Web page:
If you mix frit colors--as all pate de verre and frit painting artists do with abandon--you quickly learn about reactivity between colored glasses. Try warming up the chill BE Salmon Pink with a little BE Medium Amber, and the resulting sludgy grey-brown will stick in your mind forever. Or so I thought. At a beginning casting workshop recently, one of my students complained that it was tough to simply remember what reacted with which. Or worse, when they combined glasses from two manufacturers, they couldn't find any reactivity info at all, which apparently resulted in some unpleasant surprises.
Got the sweetest email the other day, right on the heels of my, er, terms & conditions for the use of this blog. Don't know if one had anything to do with the other, but it sure tickled me to read this: Hi Cynthia I just wanted to send you a quick thanks for imparting your wonderful knowledge on the use of super glue with fusing.
Glass may be one of the most untouchable of artforms--its strong relationship with light and color makes it extremely visual anyway, and its fragility and razor-sharp fractures most likely reinforce the "eyes only" notion. But what if that's not an option? Why can't artists create glass that speaks to the visually impaired? This is something ELSE I'm learning from this little informal teaching stuff I've been doing. (I gotta wonder if the whole reason you teach is to be able to learn more.)
Fun little project, which started with my urgent need for about 600 glass cabochons for a craft fair. I began cutting up dozens of failed projects, roughly shaping and firing them into cabs ranging from about a quarter-inch to 3x3 [...]
Guess what I've been doing in my spare time? Everybody needs a goal, right? I decided mine was to make 600 glass cabochons for a project I have at the end of April. So for the last three or four weeks I've been chopping, shaping, grinding and firing dozens and dozens of those kilnformed murrini I've been writing about. And it's kinda like peanuts: I examine a fresh-from-the-kiln batch, wonder what would happen if I sawed the cane THIS way, or fired an extra 30 minutes, or stacked the glass THAT way...and off I go to try that.
When does a cane stop being murrini cane and start being pattern bar? Beats me. I can find only two differences. In fact, for many types of murrine you start with a huge pattern bar, then heat and stretch and compress it until it becomes...murrini cane. So... if I use the same techniques I use to make pattern bars, then experiment with ways to stretch and distort those bars in the kiln, and then cut "cane" bars from the resulting stack...I should have murrini, right?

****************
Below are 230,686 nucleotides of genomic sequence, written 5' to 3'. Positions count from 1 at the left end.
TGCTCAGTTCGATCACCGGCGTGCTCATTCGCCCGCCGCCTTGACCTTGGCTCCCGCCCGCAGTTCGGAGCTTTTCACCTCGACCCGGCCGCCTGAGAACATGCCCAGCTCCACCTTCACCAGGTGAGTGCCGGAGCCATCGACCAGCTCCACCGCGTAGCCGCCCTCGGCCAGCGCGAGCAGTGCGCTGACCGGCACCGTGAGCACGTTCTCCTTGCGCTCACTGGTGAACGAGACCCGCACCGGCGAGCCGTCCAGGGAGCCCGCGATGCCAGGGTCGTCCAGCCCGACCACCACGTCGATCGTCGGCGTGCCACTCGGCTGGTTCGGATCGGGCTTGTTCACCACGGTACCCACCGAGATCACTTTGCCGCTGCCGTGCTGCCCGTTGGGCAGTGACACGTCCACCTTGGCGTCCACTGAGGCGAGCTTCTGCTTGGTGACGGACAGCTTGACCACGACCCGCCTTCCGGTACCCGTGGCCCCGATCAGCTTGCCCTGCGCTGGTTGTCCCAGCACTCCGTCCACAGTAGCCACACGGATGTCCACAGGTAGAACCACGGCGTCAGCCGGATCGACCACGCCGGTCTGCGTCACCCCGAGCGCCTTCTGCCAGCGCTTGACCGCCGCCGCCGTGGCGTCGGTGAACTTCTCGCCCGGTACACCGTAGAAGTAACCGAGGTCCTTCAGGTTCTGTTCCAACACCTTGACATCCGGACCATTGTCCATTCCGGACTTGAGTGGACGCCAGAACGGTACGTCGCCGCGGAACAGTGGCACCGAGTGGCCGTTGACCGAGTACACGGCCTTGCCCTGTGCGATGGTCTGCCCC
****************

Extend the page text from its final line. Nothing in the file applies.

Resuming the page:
I promised I'd show you what my two Fusing 101 students made in their first class, so here 'tis. Shelby made what's essentially a color map of her favorite place in Monet's beloved Giverny:
"I've been dreaming about this at night," Shelby told me excitedly, as we tripped down the stairs to my studio, "This is gonna be soooo coool!" Right then, the joy part of making glass hit me--whap--right in the head. If you want to renew your own sense of joy and discovery in art (or probably anything else), just teach someone else to love it, too.
Last time around, I talked about murrini cane, and the most obvious way to make them in the kiln: A murrini rod mold, AKA "rodpod." As I've said, I'm not pretending that anything I discuss here is my invention or [...]
FINALLY I'm back in the studio, messing around, after a six-month hiatus. And I figured I'd start with something easy: Making components for bigger sculptures. Then it turned into this bigger thing, i.e., exploring how to make murrini in a kiln. I'm trying several methods here, and this will probably be a three-parter. Sorry about that. So...I've got some ideas for cast, figurative sculptures and vessels that incorporate murrini, bronze and other things. First order of business: Make enough murrini for easy playing.